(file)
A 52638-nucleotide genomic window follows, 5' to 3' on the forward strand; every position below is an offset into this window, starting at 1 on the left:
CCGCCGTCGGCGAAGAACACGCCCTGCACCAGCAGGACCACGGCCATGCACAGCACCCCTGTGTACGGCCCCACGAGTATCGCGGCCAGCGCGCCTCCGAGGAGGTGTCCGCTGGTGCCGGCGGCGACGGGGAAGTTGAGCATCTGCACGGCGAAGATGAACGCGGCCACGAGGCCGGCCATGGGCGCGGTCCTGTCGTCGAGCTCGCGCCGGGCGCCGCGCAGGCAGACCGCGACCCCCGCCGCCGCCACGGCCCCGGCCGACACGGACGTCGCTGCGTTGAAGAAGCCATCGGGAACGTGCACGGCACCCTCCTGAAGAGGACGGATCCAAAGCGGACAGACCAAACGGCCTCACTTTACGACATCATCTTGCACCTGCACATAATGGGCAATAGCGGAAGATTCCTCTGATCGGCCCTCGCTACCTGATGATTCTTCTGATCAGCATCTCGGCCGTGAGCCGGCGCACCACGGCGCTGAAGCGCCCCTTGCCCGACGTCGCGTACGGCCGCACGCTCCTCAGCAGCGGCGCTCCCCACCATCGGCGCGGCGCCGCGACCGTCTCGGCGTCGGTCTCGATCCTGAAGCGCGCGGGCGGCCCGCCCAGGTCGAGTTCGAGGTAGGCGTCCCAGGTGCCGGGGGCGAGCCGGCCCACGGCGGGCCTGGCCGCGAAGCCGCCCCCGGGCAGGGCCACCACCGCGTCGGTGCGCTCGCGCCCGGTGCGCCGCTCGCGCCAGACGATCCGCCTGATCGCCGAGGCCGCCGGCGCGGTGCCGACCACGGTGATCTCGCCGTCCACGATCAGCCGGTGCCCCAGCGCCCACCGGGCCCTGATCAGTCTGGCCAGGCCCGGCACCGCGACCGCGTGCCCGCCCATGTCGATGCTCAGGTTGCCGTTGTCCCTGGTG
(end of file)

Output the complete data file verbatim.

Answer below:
A 52638-nucleotide genomic window follows, 5' to 3' on the forward strand; every position below is an offset into this window, starting at 1 on the left:
CCGCCGTCGGCGAAGAACACGCCCTGCACCAGCAGGACCACGGCCATGCACAGCACCCCTGTGTACGGCCCCACGAGTATCGCGGCCAGCGCGCCTCCGAGGAGGTGTCCGCTGGTGCCGGCGGCGACGGGGAAGTTGAGCATCTGCACGGCGAAGATGAACGCGGCCACGAGGCCGGCCATGGGCGCGGTCCTGTCGTCGAGCTCGCGCCGGGCGCCGCGCAGGCAGACCGCGACCCCCGCCGCCGCCACGGCCCCGGCCGACACGGACGTCGCTGCGTTGAAGAAGCCATCGGGAACGTGCACGGCACCCTCCTGAAGAGGACGGATCCAAAGCGGACAGACCAAACGGCCTCACTTTACGACATCATCTTGCACCTGCACATAATGGGCAATAGCGGAAGATTCCTCTGATCGGCCCTCGCTACCTGATGATTCTTCTGATCAGCATCTCGGCCGTGAGCCGGCGCACCACGGCGCTGAAGCGCCCCTTGCCCGACGTCGCGTACGGCCGCACGCTCCTCAGCAGCGGCGCTCCCCACCATCGGCGCGGCGCCGCGACCGTCTCGGCGTCGGTCTCGATCCTGAAGCGCGCGGGCGGCCCGCCCAGGTCGAGTTCGAGGTAGGCGTCCCAGGTGCCGGGGGCGAGCCGGCCCACGGCGGGCCTGGCCGCGAAGCCGCCCCCGGGCAGGGCCACCACCGCGTCGGTGCGCTCGCGCCCGGTGCGCCGCTCGCGCCAGACGATCCGCCTGATCGCCGAGGCCGCCGGCGCGGTGCCGACCACGGTGATCTCGCCGTCCACGATCAGCCGGTGCCCCAGCGCCCACCGGGCCCTGATCAGTCTGGCCAGGCCCGGCACCGCGACCGCGTGCCCGCCCATGTCGATGCTCAGGTTGCCGTTGTCCCTGGTG